The Discovery of New Sarcophagi: The Secrets of Saqqara Unveiled
Egyptian archeologists have announced a major breakthrough for historians eager to uncover the secrets of the Ptolemaic Dynasty in Ancient Egypt. The archeological dig took place in Saqqara, the birthplace of ancient architecture in Egypt. The treasures that were located include an ancient funerary temple that belonged to Queen Naert, the wife of King Teti who was the first pharaoh of the Sixth Dynasty of the Old Kingdom. This search also led to the discovery of more than 50 sarcophagi (ancient Egyptian coffins).
The wooden sarcophagi which reportedly date back between 16th and 11th century B.C., were located in 52 burial shafts across the plateau. These wooden coffins belonged to top officials in Ancient Egyptian history. The discovery of the sarcophagi is particularly significant, because it is the first time that coffins dating back 3,000 years have been found in the Saqqara region. The revelations have also led to increased speculation that new details could emerge regarding Saqqara’s historical role in the New Kingdom.
According to the head of the Saqqara Necropolis archeological mission, Zahi Hawass, the new discoveries will have a profound effect on Egyptian historical study in the years to come. “All these discoveries will rewrite the history of Saqqara and the New Kingdom,” Hawass stated. Zahi Hawass also maintained in a statement that the discoveries will assert the importance of worship during the 19th dynasty of the New Kingdom. Many of the anthropoid coffins are covered in paintings of the Gods that were worshipped in Ancient Egyptian history. The coffins additionally contain writings from various excerpts of the Book of the Dead, which many Egyptians believed helped deceased people pass over to the other world. Additionally, a papyrus, representing Chapter 17 of the Book of the Dead was also found in the mission. This papyrus reportedly belonged to an Egyptian named Pw-Kha-Ef. This same name was remarkably seen on four ushabti statues and a wooden anthropoid coffin. Many other ushabti figurines that dated all the way back to the New Kingdom were found at the archeological site as well.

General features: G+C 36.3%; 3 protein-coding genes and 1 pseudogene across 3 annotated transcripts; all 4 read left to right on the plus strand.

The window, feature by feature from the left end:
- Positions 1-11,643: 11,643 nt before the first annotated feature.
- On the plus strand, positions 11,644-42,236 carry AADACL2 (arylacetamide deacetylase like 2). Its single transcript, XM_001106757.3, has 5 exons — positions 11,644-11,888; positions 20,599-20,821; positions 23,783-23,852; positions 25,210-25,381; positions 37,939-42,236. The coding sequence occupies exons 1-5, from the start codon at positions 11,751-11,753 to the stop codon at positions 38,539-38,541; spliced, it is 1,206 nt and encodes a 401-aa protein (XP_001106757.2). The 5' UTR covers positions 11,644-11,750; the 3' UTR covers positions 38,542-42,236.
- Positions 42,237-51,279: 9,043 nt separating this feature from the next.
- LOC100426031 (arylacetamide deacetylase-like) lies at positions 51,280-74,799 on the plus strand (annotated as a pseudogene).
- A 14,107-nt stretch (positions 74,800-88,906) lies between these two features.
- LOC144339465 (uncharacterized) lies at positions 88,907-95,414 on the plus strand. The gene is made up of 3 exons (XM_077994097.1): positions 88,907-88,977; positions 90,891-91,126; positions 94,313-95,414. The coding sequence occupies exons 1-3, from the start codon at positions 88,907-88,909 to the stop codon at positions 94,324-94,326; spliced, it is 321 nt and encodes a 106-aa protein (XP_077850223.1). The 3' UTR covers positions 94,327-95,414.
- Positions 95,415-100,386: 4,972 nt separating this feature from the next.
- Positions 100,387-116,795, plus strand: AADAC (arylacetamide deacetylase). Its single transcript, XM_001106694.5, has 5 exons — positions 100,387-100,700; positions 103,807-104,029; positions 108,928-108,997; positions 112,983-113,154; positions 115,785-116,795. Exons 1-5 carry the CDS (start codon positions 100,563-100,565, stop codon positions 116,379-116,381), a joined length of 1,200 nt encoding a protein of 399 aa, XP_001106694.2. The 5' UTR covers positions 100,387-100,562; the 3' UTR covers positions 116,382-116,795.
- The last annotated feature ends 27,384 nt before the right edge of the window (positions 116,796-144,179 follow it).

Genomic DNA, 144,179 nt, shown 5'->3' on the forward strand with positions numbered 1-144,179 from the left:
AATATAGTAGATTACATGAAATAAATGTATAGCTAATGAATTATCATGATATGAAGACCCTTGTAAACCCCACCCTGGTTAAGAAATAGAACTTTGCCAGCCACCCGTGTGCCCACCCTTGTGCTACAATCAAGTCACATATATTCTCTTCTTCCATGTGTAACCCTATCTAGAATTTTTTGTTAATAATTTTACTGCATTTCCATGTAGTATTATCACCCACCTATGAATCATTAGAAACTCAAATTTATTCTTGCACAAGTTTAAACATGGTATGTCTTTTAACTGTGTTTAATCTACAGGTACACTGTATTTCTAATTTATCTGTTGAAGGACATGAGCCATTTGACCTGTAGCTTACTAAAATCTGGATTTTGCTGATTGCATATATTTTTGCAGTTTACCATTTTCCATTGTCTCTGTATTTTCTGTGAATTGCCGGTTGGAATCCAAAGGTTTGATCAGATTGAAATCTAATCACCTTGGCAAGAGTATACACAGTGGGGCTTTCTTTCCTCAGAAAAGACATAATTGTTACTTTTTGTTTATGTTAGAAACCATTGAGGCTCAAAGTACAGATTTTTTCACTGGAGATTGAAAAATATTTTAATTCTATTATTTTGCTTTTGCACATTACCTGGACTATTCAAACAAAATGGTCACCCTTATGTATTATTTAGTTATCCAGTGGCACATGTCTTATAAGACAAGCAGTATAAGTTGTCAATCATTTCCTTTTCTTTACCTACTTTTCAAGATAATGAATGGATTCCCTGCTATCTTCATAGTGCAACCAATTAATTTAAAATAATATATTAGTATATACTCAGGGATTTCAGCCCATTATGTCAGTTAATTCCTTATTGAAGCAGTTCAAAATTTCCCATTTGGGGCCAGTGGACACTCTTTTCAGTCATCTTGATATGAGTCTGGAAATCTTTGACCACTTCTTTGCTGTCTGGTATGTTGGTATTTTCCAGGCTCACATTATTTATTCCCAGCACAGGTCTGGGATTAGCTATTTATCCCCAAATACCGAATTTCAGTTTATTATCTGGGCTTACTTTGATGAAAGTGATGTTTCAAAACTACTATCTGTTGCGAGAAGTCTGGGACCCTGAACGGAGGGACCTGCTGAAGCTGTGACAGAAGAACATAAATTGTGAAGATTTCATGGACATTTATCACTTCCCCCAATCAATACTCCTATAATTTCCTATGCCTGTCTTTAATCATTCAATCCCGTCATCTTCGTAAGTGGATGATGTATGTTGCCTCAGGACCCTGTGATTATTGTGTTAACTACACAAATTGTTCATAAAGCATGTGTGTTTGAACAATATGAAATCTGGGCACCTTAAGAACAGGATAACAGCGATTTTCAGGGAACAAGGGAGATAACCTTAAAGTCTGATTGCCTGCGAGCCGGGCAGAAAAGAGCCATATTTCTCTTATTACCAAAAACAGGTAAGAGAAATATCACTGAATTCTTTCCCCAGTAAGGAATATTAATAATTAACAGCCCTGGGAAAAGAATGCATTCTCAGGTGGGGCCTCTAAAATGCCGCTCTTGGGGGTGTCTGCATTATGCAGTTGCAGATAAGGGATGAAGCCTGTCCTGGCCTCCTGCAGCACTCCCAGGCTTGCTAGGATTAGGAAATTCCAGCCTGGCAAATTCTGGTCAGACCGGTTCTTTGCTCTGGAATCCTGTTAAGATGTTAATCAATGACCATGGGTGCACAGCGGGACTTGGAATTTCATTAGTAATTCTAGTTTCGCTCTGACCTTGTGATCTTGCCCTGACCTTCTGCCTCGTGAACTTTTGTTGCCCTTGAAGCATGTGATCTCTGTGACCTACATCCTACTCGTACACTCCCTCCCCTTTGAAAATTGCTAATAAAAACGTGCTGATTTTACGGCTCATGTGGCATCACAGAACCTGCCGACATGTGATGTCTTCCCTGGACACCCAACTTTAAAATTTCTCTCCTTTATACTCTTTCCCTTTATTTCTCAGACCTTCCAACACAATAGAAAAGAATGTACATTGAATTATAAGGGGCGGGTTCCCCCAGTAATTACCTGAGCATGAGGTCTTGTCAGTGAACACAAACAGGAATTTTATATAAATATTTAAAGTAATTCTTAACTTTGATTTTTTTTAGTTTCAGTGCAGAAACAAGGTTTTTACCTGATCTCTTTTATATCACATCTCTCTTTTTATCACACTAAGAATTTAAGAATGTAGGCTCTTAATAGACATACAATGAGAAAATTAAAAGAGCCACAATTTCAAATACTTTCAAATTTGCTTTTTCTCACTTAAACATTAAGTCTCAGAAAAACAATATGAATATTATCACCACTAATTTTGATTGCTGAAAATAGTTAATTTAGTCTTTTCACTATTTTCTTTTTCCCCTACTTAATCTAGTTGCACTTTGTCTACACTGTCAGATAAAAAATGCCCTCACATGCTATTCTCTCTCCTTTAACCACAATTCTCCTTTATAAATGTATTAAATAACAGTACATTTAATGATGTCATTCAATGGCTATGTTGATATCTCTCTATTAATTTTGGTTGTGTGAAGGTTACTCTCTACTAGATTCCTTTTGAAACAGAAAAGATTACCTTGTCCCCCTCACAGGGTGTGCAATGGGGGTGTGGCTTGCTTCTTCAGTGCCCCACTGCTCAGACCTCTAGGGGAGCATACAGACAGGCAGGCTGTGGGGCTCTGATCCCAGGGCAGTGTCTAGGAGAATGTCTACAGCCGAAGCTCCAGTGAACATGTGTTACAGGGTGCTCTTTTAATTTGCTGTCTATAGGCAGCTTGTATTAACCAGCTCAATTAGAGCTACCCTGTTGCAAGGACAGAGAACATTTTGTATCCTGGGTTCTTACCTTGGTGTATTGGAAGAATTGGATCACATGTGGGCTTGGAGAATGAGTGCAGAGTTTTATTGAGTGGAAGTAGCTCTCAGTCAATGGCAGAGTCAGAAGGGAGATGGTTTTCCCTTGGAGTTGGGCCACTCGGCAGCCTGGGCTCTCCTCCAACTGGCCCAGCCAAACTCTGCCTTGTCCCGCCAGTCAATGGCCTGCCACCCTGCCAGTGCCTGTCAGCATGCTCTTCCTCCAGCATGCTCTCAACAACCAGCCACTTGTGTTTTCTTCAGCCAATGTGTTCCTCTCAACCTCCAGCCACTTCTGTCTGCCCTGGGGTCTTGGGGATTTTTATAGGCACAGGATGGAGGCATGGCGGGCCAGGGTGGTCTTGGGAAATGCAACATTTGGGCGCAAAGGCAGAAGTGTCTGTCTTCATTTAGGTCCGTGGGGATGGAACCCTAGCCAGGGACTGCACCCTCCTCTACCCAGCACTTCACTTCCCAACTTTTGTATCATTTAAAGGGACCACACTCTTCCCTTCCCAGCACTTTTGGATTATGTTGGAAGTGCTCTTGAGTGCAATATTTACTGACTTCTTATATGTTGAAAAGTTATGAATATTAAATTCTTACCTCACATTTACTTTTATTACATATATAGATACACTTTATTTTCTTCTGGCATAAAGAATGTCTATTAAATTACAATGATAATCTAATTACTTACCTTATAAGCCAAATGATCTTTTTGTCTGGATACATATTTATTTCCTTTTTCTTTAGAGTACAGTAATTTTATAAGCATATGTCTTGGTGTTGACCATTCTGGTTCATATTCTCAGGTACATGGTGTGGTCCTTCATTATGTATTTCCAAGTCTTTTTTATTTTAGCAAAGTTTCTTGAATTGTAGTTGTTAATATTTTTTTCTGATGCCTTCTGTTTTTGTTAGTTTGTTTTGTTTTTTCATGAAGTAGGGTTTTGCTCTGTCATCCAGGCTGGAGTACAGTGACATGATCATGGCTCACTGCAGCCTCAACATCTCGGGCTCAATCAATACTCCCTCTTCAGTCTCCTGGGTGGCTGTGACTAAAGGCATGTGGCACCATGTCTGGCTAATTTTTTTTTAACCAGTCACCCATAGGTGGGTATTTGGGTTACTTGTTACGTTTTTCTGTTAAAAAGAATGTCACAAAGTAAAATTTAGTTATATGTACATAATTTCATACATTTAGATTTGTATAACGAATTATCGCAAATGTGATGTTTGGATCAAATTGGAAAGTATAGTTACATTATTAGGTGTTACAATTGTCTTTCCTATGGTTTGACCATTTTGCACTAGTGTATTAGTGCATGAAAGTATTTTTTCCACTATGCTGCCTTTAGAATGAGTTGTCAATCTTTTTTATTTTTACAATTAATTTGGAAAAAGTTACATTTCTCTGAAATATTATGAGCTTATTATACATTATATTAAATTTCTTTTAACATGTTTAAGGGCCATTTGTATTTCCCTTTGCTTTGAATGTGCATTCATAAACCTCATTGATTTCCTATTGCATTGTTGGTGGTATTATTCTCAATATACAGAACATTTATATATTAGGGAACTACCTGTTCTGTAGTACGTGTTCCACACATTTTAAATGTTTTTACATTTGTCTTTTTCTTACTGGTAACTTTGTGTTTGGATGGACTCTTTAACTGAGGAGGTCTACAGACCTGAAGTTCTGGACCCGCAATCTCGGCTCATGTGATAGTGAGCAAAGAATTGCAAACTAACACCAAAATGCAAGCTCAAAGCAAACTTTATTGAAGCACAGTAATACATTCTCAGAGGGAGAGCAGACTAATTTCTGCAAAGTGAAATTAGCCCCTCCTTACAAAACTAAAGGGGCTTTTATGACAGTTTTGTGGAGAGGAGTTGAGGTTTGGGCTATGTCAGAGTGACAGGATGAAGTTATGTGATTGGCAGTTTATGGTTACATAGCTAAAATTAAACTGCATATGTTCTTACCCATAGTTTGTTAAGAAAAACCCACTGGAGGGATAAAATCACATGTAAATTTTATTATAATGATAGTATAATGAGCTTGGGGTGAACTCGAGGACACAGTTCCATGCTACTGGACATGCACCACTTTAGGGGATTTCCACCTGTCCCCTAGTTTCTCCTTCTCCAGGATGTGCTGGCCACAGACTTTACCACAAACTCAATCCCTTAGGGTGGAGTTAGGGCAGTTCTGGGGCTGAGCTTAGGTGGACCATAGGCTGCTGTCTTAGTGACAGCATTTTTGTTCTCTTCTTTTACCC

Among the unique discoveries was the uncovering of mummification workshops. The mission additionally revealed large quantities of artifacts and statues that represent Ancient Egyptian deities such as Osiris who was the Egyptian God of the Underworld. Additional wooden funerary masks were also discovered at the site, alongside a shrine and several statues dedicated to the Ancient Egyptian God of Mummification, who is known as Anubis.
Many cultural items were found at the site as well. This included games that the deceased were said to have played in the other world. One of these games is Senet, which is very similar to the contemporary game of chess. Impressive amounts of ancient pottery were also reported to have been found at the site. According to Egyptian archeologists and historians, this provides potential evidence for commercial relations that could have existed between Ancient Egypt and other primarily Arabic-speaking countries.
One of the biggest historical discoveries regarded the timing for when Saqqara was used as a burial site. The grounds of Saqqara were reportedly used by Egyptians throughout both the Late Period and the New Kingdom Period. These burial grounds were a sacred place where the most powerful and wealthy people in Egypt desired to be buried.
“It’s the biggest discovery of 2020, but we are not stopping here yet. The discovery of one burial shaft leads to another,” antiquities minister Khaled El-Anany stated.
These new revelations follow discoveries made on an archeology dig from last year. Last year’s search uncovered many other remnants of the all-powerful Egyptian dynasties. The findings from last year marked the first cache of coffins to be discovered by an Egyptian-led archeological search. This follows countless years of foreign-led missions.
Even though substantial archeological discoveries have been made in Saqqara, lead Egyptian archeologist Zahi Hawass still believes that his team has only scratched the surface with their new discoveries. “What we found in the last two years in this area, (does) not represent 10 percent of what we are going to find,” Hawass stated.
Egyptian archeologists have renewed hopes for the reinvigoration of tourism into the country. Worldwide travel to Egypt has seen a recent decline due to the ongoing COVID-19 pandemic. This is a pandemic that has led to a large number of travel restrictions and public health concerns. This loss of tourism has led Egyptian officials to focus on staging a comeback once the pandemic eventually reaches its end.
Later this year, Egyptian authorities plan to open the Grand Egyptian Museum at the Giza plateau, which is home to the iconic Giza pyramids. Even amid unprecedented times, archeologists in Egypt have proven their commitment to continuing their search for historical treasures.